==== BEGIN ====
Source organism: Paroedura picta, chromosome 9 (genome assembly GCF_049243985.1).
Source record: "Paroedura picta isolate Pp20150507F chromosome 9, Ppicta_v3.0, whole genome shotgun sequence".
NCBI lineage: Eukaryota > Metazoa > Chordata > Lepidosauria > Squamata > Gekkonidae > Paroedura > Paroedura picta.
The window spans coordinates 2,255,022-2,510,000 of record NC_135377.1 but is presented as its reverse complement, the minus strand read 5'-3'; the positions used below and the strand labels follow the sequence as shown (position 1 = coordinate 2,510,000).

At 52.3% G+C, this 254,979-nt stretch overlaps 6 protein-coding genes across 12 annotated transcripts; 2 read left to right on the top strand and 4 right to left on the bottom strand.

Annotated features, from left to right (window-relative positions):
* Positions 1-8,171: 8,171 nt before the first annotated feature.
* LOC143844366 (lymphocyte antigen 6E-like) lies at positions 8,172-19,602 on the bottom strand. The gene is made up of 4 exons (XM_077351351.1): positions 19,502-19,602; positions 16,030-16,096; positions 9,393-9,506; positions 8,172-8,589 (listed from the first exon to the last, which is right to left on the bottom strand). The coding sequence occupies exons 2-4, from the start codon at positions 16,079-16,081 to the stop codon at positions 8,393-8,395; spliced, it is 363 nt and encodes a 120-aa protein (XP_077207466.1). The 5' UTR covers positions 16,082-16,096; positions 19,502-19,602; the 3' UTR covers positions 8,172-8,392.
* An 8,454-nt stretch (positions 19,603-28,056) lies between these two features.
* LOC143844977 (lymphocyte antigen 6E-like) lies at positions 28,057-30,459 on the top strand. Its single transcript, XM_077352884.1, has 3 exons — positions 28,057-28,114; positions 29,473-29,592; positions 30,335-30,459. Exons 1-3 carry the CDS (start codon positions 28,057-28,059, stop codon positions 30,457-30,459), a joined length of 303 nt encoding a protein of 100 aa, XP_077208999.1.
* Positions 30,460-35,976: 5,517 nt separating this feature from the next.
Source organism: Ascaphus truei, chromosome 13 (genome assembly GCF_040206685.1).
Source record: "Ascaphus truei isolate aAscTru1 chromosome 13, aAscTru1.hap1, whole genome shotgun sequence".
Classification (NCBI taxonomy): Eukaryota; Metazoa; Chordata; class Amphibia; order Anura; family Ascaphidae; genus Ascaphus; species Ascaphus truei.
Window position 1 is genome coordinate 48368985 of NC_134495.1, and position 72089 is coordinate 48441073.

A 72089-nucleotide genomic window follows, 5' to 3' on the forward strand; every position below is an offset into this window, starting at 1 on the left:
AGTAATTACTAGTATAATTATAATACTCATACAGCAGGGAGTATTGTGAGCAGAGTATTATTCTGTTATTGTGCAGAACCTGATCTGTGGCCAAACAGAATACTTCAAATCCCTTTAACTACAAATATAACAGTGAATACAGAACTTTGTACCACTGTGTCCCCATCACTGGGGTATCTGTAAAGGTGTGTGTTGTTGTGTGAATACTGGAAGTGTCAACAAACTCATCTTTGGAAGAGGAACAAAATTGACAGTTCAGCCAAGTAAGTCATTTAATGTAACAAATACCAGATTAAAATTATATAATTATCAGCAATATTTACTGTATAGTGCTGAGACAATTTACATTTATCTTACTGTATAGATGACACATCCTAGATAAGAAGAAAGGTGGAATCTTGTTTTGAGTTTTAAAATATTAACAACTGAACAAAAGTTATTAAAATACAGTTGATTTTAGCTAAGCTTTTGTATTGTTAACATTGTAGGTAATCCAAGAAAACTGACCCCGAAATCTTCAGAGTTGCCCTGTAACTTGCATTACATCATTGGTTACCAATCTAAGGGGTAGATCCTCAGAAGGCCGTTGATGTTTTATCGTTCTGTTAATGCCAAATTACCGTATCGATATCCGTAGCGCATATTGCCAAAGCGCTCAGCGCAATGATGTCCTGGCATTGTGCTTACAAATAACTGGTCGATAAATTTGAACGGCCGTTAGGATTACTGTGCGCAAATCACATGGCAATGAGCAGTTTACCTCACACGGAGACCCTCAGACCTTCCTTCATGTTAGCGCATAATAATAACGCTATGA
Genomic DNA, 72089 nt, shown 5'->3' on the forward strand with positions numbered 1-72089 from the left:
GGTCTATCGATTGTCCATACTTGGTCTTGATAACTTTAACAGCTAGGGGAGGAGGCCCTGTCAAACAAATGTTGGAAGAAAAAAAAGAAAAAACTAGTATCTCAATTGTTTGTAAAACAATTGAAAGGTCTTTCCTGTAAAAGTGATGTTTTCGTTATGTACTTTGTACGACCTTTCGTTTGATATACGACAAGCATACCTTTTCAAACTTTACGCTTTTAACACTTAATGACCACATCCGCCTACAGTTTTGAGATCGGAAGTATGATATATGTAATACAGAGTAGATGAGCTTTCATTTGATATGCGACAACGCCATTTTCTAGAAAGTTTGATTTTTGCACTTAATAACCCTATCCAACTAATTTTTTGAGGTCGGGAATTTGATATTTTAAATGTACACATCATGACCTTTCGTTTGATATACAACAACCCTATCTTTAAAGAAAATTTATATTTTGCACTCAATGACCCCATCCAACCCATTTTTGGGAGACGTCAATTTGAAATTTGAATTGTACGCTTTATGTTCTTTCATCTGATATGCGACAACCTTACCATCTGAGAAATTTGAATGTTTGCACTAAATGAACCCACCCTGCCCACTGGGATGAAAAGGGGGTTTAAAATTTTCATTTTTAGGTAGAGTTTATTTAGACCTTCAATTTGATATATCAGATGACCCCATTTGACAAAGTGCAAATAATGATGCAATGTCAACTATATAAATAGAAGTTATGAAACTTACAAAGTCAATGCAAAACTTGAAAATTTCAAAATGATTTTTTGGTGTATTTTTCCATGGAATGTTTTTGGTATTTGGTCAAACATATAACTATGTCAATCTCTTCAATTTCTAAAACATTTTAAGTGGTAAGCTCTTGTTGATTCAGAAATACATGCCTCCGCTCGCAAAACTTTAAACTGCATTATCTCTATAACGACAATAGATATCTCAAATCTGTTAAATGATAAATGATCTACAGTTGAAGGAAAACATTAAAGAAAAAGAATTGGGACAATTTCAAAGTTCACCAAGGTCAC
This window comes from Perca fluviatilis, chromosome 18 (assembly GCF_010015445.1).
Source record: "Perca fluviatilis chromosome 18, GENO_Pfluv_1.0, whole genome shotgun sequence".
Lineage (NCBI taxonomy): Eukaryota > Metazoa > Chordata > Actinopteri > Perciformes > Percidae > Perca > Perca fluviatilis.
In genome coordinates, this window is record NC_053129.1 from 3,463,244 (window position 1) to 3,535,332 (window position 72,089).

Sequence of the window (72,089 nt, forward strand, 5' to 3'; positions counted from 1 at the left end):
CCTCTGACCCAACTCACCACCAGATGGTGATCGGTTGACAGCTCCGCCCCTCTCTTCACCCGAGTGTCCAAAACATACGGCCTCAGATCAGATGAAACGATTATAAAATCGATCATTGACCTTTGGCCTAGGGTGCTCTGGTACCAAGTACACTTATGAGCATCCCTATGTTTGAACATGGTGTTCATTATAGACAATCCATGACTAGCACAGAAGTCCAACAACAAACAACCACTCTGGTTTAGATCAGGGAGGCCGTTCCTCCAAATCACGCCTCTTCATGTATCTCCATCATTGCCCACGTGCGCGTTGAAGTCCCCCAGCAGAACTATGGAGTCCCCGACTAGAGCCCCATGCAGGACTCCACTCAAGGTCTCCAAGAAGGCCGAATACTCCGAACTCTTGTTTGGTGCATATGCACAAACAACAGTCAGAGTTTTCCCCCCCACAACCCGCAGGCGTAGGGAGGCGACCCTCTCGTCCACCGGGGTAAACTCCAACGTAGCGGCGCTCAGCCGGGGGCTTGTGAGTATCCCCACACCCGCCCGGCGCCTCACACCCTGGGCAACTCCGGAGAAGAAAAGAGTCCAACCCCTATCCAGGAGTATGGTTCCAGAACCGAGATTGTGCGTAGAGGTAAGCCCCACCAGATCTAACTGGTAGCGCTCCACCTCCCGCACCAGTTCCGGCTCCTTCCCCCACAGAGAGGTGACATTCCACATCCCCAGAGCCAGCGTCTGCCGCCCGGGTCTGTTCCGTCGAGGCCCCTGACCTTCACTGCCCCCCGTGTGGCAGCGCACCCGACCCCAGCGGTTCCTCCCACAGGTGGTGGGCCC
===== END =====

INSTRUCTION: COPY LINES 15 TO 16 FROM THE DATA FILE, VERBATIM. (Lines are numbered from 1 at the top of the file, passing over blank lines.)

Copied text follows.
Window position 1 is genome coordinate 48368985 of NC_134495.1, and position 72089 is coordinate 48441073.

A 72089-nucleotide genomic window follows, 5' to 3' on the forward strand; every position below is an offset into this window, starting at 1 on the left: